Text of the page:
Right Vs. Wrong: The Key To The Complexity Of Decision Making
Have you ever been completely torn by something? Needing to make a decision between what’s right and what’s wrong? Between what you want and what’s best for you? An inner struggle like this can be all consuming, which ultimately makes the decision more difficult.
I’ve encountered this problem more than I wish I have in my very short lifetime, and now it seems as if a multitude of people in my life are dealing with the same struggle in various different situations. Sometimes I think that there is something that we’re doing wrong in this inefficient process of weight out pro's and con's. We’re being selfish, or we’re being reckless, or we’re just not thinking clearly.
I mean, think about it. We were all taught at a very young age what the difference between right and wrong is. The right path and the right answer is right in front of us, so why can’t we just follow that path? Whenever I find myself in a situation such as this I always blame myself for my indecisiveness and misinterpretation of the information I need to base my choice around.
I tell myself I’m being stupid, I’m not looking at the big picture. I try to convince myself, through the amount of negativity that has the possibility of arising, to make the decision I know would best benefit everyone. I try to train myself to know what’s right and what’s wrong before I even come to a crossroads. But is there a way to prevent such a thing?
Can we train ourselves to realize what’s best for us and what’s best for others so we don’t spend so much time struggling with what to do? In my perfect world that would be the case, but unfortunately, it’s not. The truth is we will never automatically know what’s right and wrong.
Yes, we’ve been taught the fundamentals of right and wrong over and over again, but do those fundamentals apply to everything? They don’t. We don’t know what the outcome of our decisions will be. Sometimes the outcome is instantaneous and sometimes side effects from our decisions come back to haunt us years down the line.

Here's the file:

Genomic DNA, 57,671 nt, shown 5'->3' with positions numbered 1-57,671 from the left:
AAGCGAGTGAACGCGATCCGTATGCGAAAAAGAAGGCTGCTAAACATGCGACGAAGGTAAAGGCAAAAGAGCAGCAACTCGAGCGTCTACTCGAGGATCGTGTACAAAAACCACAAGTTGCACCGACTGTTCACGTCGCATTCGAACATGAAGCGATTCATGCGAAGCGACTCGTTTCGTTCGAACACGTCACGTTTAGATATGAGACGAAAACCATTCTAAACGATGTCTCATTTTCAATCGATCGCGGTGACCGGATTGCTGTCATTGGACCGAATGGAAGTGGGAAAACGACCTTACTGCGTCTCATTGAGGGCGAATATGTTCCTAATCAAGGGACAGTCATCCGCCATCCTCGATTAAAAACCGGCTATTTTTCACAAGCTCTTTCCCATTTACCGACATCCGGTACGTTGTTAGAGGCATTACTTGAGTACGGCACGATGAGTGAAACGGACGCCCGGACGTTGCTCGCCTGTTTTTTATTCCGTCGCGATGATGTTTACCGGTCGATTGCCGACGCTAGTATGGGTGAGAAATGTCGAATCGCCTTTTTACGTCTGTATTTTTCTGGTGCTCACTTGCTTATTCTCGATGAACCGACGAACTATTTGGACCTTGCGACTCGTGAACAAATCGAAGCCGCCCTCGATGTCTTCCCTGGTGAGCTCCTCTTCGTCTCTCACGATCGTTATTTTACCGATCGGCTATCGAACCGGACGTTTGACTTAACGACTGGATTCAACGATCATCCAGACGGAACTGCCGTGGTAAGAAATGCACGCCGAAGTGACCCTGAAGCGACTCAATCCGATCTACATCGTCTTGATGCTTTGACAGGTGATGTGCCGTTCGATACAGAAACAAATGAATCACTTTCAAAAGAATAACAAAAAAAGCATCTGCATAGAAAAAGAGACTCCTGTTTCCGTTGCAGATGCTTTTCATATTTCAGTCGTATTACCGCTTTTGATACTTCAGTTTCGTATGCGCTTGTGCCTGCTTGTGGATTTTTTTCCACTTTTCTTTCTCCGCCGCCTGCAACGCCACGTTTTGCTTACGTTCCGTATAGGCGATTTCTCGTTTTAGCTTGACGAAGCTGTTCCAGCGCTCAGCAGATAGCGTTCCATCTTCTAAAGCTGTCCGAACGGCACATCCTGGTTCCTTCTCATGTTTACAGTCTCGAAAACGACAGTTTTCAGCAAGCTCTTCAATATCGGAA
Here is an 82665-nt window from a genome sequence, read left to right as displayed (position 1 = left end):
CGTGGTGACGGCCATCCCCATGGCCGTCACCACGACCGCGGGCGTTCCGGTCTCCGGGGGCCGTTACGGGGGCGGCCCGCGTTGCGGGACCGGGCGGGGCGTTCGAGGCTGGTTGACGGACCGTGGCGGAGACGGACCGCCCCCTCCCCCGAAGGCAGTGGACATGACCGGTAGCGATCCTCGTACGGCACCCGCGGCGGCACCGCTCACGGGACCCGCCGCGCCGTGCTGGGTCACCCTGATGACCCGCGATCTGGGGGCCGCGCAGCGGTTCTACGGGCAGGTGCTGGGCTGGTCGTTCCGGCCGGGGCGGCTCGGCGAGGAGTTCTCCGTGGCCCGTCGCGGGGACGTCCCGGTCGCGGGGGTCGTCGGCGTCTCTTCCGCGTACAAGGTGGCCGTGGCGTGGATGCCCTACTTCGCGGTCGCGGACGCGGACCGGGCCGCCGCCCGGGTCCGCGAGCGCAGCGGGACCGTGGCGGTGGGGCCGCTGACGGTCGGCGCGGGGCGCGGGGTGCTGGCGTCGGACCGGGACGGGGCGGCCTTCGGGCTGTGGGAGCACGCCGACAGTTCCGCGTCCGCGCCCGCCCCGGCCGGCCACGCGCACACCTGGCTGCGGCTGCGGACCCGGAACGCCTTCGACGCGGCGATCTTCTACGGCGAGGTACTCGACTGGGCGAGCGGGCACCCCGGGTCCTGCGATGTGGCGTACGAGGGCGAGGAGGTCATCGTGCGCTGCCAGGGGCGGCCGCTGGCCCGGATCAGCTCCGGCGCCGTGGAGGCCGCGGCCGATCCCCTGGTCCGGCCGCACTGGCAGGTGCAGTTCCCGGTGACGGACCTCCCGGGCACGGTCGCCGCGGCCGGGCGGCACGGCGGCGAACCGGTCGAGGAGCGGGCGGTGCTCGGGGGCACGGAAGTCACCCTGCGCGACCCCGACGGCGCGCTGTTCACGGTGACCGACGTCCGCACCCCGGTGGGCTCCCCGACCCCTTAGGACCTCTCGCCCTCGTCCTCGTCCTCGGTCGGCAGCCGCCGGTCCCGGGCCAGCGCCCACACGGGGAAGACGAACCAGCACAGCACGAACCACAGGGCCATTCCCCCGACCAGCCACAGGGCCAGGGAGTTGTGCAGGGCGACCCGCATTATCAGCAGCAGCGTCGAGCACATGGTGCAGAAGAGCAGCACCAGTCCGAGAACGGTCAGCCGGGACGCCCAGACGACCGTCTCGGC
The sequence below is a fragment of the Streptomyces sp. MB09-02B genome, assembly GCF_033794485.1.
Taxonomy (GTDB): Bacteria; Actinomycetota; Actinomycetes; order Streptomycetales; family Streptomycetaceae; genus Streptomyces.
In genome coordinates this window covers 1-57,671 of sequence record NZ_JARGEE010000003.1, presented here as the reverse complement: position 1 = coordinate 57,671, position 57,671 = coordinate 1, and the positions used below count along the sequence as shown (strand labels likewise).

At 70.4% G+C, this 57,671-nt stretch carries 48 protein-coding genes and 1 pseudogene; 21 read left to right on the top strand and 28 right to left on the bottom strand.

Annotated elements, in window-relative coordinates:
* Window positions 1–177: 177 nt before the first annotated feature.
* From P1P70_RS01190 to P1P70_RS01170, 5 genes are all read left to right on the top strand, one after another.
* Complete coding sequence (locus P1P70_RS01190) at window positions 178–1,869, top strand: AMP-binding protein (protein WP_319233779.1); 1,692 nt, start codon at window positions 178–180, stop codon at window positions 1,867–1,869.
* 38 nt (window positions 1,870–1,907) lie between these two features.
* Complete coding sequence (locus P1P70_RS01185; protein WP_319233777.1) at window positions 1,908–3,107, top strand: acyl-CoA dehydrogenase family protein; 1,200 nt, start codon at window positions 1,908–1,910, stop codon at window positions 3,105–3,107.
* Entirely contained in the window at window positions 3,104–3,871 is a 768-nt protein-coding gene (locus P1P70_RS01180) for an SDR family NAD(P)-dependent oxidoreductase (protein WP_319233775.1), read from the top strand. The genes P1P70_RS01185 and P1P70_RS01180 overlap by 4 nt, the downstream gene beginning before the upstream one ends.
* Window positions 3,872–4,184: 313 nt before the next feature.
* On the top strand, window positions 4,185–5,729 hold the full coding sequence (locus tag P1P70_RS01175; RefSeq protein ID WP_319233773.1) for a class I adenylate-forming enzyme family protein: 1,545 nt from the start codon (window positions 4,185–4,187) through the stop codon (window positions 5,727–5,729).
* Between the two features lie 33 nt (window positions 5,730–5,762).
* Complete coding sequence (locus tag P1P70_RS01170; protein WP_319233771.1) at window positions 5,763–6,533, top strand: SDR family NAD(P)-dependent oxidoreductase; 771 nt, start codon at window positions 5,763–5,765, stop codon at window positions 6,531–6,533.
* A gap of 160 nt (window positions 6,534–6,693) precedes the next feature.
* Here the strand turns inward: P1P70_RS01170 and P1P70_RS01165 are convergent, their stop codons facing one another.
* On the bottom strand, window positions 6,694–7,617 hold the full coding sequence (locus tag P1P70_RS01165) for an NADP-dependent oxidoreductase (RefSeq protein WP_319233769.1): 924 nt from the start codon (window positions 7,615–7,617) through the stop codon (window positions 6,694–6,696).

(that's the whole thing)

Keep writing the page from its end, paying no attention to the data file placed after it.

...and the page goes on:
Forget thinking about yourself for a second, how will the decisions you make affect those around you? How can we prepare for such an unknown outcome? We can’t, and I think that’s what makes making the right decisions so difficult: not knowing if it’s actually the right decision.
So now that we’ve realized that there is no clear answer, what do we do? Is there even anything we CAN do? My best advice is to take a chance. One of my favorite authors, Lewis Carroll, wrote in one of my favorite books a segment that would become my mantra:
‘One day Alice came to a fork in the road and saw a Cheshire cat in a tree. “Which road do I take? She asked. “Where do you want to go?” was his response. “I don’t know.,” Alice answered. “Then,” said the cat, “it doesn’t matter.”’
The Cheshire cat was right. Is there even a clear-cut definition of what’s right and what’s wrong? I don’t really think there is. Ultimately, it doesn’t matter which path you choose to take. Fate will take its own course and whatever happens will happen. You can’t force someone to make a decision, you can’t expect that a decision you make will lead another in the right path and you certainly can’t control all the factors that will contribute to the outcome of your decision.
Grappling with a decision on what to do does nothing for you, because life is full of decisions that need to be made. As much as you think that there is a brick wall at the end of a road stopping you, there isn’t. There are always going to be forks in the road with Cheshire cats in trees because the road is never ending. Hold comfort in the fact that each path will at least bring you somewhere, and that’s all you can really ask for.
Ally | Elite.
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